Waging a new war against low salaries

April 16, 2012 | 08:47
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Vietnam’s new minimum salary regulations will put a smile on blue-collar workers’ faces. The latest draft of the Labour Code’s Article 88, scrutinised by the 13th National Assembly, outlines the minimum salary on an hourly, daily, weekly and monthly basis, with calculations based on geographical areas and different jobs.

Painfully low wages result in many workers heading for greener pastures-illustration photo

The government is also tasked with fine tuning the minimum salary based on consumer price index (CPI) movements, with a revision determined by the National Salary Council. The minimum salary must ensure workers’ minimum living standards, based on the CPI of each geographical area.

These new regulations have received the thumbs-up from the top law-making body’s Standing Committee. The draft code revision is expected to be officially adopted during the 13th National Assembly’s third session, to begin next month.

At present, under Decree 70/2011/ND-CP dated August 22, 2011 factory workers’ minimum salaries are based on four regions. The salary for region 1, including big cities like Hanoi and Ho Chi Minh City, is VND2 million ($96.1) a month. The thresholds for regions 2, 3 and 4 are VND1.78 million ($85.57), VND1.55 million ($74.5) and VND1.4 million ($67.3), respectively. The decree took effect on October 1, 2011.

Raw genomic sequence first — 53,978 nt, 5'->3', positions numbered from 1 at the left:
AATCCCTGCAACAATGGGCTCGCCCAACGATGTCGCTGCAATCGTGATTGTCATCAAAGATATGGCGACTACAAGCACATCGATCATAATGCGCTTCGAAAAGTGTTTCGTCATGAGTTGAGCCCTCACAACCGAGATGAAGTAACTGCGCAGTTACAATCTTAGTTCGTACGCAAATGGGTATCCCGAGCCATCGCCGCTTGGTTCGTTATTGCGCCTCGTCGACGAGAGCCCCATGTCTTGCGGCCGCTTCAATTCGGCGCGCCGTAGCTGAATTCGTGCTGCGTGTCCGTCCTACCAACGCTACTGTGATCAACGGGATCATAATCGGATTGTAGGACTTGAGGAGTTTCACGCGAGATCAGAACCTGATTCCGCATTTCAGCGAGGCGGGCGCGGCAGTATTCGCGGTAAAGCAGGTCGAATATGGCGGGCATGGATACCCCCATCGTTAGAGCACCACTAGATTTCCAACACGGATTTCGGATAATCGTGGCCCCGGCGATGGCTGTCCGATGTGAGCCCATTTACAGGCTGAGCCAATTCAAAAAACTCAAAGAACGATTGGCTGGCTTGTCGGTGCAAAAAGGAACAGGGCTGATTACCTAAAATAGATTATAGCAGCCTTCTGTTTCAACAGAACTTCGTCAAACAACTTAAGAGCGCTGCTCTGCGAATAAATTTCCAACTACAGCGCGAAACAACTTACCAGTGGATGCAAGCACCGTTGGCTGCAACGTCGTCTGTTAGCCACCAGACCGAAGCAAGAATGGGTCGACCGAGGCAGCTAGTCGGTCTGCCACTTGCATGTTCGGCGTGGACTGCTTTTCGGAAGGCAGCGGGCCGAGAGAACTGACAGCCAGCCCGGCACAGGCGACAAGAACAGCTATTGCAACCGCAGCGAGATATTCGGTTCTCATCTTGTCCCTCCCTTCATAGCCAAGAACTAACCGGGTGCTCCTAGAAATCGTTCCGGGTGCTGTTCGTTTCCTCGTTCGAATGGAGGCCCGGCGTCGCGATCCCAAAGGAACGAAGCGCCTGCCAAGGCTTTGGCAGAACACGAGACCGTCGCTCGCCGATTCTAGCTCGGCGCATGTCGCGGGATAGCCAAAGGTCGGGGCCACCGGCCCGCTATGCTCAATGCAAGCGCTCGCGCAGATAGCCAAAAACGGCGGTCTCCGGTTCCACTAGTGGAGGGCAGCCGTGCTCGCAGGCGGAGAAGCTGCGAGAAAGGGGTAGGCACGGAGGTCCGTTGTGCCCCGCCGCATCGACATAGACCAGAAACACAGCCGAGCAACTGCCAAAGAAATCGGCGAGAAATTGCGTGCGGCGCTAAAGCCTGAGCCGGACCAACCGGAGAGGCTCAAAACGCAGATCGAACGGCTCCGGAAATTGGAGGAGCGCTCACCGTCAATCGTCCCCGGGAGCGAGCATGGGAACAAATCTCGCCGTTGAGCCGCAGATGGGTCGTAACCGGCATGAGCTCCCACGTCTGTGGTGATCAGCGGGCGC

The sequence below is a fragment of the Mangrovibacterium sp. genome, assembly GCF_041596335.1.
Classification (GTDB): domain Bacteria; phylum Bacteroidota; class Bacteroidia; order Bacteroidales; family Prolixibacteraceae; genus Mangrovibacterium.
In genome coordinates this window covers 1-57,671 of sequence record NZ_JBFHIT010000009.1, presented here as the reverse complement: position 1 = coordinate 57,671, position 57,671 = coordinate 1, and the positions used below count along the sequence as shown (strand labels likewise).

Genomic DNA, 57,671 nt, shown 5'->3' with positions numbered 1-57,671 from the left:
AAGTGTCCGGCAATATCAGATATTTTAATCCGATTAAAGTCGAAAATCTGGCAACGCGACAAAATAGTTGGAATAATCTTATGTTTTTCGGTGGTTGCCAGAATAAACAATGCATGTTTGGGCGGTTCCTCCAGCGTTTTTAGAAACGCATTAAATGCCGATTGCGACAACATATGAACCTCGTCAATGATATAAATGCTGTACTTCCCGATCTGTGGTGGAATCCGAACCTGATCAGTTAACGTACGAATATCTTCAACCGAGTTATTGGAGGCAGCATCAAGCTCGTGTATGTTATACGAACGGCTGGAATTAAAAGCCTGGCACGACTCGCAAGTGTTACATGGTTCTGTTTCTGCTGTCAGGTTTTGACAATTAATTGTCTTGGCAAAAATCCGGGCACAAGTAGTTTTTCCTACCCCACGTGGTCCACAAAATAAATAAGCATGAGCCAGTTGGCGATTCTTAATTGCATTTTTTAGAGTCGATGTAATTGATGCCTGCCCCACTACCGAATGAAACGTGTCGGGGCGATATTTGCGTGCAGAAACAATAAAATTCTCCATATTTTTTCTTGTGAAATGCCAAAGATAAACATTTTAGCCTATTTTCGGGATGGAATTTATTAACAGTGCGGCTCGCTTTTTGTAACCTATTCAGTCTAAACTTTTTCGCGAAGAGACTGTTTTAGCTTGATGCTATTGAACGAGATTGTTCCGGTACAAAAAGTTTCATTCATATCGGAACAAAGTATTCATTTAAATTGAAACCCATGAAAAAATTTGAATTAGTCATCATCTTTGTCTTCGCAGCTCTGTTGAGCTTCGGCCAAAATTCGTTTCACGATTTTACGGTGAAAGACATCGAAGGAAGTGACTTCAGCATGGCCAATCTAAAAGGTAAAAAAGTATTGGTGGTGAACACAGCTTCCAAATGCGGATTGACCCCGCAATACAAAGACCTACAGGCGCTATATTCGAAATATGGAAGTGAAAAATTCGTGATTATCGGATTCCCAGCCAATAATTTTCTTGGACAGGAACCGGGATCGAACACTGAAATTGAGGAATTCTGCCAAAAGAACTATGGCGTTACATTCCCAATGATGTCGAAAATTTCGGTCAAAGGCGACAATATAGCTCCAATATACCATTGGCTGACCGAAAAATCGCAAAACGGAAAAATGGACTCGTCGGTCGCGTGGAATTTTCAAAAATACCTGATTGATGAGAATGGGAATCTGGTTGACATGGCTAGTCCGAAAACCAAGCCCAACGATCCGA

“Minimum wages are there to ensure that employees are guaranteed a minimum wage, but are allowed to choose where and who to work for, so each employee has that right to decide,” said EuroCham’s Human Resources and Training Committee chairwoman Nicola Connolly.

However, the Vietnam General Confederation of Labour said the current salary regime met just 60 per cent of workers’ minimum daily expenses. Dang Quang Dieu, head of the Ministry of Labour, Invalids and Social Affairs’ (MoLISA) Institute of Workers and Trade Union, said the minimum salary was always lower than minimum living standards.

“Thus, the government needs to issue indexes with minimum living standards for localities, so that the new minimum salary regulations can be applied effectively,” Dieu said. Ngo Sy Bich, head of Bac Ninh province’s Industrial Park Authority, said the changes were overdue as the current minimum salary was often used by employers to pay workers. However, coupled with inflation increases, employers were often left out of pocket if they raised salaries. “But, if employers don’t pay their workers based on the CPI increase, they will suffer from worker shortages and even strikes,” Bich said.

The MoLISA reported Vietnam witnessed 4,142 strikes from 1995 to 2011 and the number of strikes tended to rise particularly from 2006, with 390 strikes, to 551 in 2007 and 720 in 2008. The number of strikes in last year’s first 11 months was 857, double that of 2010. Eighty per cent of the strikes were caused by low salaries and allowances, the MoLISA said.

By Thanh Tung


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